Global-scale assessment of potential future risks of food insecurity
Zhongxin Chen and
Journal of Risk Research, 2011, vol. 14, issue 9, 1143-1160
This paper presents an approach of combining biophysical, social, and economic factors for spatially explicit assessment of potential future risks of food insecurity at a global scale over the period of 2000--2020 under a certain scenario. In doing that, two indicators, namely per capita food availability and per capita Gross Domestic Product (GDP), were selected to cover the four dimensions of food security, with the former representing the status of food availability and stability, and the latter reflecting the situation of food accessibility and affordability. These two indicators were then linked to an integrated modeling framework. Under this framework, a GIS-based EPIC model was adopted to estimate the potential yields of different crop types under a given biophysical and agricultural management environment, a crop choice decision model was used to model the changes in crop areas through tracking the crop choice decisions, and the IFPSIM model was utilized to evaluate the crop price in the international market. Based on these two indicators, the potential risks of food insecurity were assessed with a spatial resolution of six arc-minutes. The results show that both changes in per capita food availability and changes in per capita GDP during 2000--2020 vary across regions worldwide. Some regions such as China, most eastern European countries, and most southern American countries where there is an increase in per capita food availability or an increase in the capacity to import food between 2000 and 2020 might be able to improve their food security situation. On the contrary, certain regions such as southern Asia and most African countries will likely remain hotspots of food insecurity in the future. In these regions, both the per capita food availability and the capacity of being able to import food will decrease between 2000 and 2020. Although most developed countries will also experience both a decrease in per capita food availability and a decrease in per capita GDP, these countries are likely to be food-secure due to their higher income and purchasing power.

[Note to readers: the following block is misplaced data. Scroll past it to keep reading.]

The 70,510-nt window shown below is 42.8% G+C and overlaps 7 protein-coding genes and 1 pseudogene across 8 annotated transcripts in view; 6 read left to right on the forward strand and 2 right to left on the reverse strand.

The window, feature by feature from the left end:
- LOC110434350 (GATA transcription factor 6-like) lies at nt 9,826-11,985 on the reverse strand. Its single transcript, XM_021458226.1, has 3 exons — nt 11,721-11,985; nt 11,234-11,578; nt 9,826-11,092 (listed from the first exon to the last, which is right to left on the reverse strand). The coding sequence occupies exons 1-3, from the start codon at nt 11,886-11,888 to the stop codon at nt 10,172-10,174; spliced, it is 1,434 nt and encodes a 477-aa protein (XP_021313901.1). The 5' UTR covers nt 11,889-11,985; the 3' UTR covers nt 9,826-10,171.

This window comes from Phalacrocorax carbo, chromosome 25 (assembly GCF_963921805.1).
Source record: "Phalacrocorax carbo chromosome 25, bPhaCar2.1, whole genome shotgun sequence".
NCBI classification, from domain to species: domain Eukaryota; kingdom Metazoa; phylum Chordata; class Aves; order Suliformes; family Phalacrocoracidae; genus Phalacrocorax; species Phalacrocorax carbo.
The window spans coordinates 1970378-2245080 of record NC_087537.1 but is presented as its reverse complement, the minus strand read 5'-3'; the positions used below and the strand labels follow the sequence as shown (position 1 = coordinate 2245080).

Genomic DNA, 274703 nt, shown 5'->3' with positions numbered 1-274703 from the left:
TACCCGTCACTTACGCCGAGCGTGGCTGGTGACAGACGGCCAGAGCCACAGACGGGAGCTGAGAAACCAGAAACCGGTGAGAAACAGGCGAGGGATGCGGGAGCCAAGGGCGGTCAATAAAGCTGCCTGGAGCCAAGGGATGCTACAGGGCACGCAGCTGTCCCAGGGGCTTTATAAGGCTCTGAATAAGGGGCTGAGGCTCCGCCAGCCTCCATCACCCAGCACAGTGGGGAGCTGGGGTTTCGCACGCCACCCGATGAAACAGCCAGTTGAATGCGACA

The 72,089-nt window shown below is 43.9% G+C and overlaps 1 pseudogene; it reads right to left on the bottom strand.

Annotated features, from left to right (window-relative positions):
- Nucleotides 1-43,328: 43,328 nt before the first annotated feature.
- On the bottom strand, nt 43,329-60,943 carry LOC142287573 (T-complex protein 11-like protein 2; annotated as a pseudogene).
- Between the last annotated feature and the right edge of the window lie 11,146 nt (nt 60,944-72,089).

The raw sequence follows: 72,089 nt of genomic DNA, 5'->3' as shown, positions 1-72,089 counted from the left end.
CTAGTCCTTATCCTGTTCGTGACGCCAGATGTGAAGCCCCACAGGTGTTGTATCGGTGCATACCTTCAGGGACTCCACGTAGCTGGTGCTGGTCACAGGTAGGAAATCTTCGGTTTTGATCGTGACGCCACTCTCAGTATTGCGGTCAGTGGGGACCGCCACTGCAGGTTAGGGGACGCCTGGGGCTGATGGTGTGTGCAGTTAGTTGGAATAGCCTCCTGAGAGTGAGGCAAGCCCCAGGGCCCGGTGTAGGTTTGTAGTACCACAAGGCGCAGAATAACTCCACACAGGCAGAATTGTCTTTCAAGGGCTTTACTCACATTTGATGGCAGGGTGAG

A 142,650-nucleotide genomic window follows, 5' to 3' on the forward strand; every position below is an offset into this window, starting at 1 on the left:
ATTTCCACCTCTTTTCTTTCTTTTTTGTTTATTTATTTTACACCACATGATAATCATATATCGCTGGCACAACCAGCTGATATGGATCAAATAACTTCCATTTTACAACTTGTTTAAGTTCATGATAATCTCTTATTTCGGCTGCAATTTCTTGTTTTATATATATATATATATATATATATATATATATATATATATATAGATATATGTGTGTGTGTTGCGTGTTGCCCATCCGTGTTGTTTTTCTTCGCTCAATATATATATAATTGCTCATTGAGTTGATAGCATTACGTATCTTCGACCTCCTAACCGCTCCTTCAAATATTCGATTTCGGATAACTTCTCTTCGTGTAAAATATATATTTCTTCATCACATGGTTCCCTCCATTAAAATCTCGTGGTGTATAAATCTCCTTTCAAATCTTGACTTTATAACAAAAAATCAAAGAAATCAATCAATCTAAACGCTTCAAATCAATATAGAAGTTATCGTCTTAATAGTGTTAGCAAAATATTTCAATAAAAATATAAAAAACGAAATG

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Persistent link: https://EconPapers.repec.org/RePEc:taf:jriskr:v:14:y:2011:i:9:p:1143-1160
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